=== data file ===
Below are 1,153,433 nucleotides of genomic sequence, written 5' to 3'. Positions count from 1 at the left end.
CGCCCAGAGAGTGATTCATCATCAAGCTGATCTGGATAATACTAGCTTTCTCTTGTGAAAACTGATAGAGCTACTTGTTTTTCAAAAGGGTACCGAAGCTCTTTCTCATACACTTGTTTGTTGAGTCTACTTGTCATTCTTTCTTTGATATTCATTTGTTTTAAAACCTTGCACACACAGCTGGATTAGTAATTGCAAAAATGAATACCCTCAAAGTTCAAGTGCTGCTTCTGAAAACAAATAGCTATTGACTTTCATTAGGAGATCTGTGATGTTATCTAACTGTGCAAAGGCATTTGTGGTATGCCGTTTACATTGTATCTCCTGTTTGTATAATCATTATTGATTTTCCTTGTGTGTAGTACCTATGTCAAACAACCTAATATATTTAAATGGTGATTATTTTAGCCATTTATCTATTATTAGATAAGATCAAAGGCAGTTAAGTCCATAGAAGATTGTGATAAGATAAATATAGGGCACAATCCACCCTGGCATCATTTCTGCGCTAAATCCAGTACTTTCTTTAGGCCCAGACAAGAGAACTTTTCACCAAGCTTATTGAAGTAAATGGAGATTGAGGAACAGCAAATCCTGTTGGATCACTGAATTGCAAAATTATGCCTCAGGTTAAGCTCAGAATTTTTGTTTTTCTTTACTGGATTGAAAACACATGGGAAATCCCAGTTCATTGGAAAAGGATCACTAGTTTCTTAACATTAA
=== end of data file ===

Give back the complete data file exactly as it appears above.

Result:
Below are 1,153,433 nucleotides of genomic sequence, written 5' to 3'. Positions count from 1 at the left end.
CGCCCAGAGAGTGATTCATCATCAAGCTGATCTGGATAATACTAGCTTTCTCTTGTGAAAACTGATAGAGCTACTTGTTTTTCAAAAGGGTACCGAAGCTCTTTCTCATACACTTGTTTGTTGAGTCTACTTGTCATTCTTTCTTTGATATTCATTTGTTTTAAAACCTTGCACACACAGCTGGATTAGTAATTGCAAAAATGAATACCCTCAAAGTTCAAGTGCTGCTTCTGAAAACAAATAGCTATTGACTTTCATTAGGAGATCTGTGATGTTATCTAACTGTGCAAAGGCATTTGTGGTATGCCGTTTACATTGTATCTCCTGTTTGTATAATCATTATTGATTTTCCTTGTGTGTAGTACCTATGTCAAACAACCTAATATATTTAAATGGTGATTATTTTAGCCATTTATCTATTATTAGATAAGATCAAAGGCAGTTAAGTCCATAGAAGATTGTGATAAGATAAATATAGGGCACAATCCACCCTGGCATCATTTCTGCGCTAAATCCAGTACTTTCTTTAGGCCCAGACAAGAGAACTTTTCACCAAGCTTATTGAAGTAAATGGAGATTGAGGAACAGCAAATCCTGTTGGATCACTGAATTGCAAAATTATGCCTCAGGTTAAGCTCAGAATTTTTGTTTTTCTTTACTGGATTGAAAACACATGGGAAATCCCAGTTCATTGGAAAAGGATCACTAGTTTCTTAACATTAA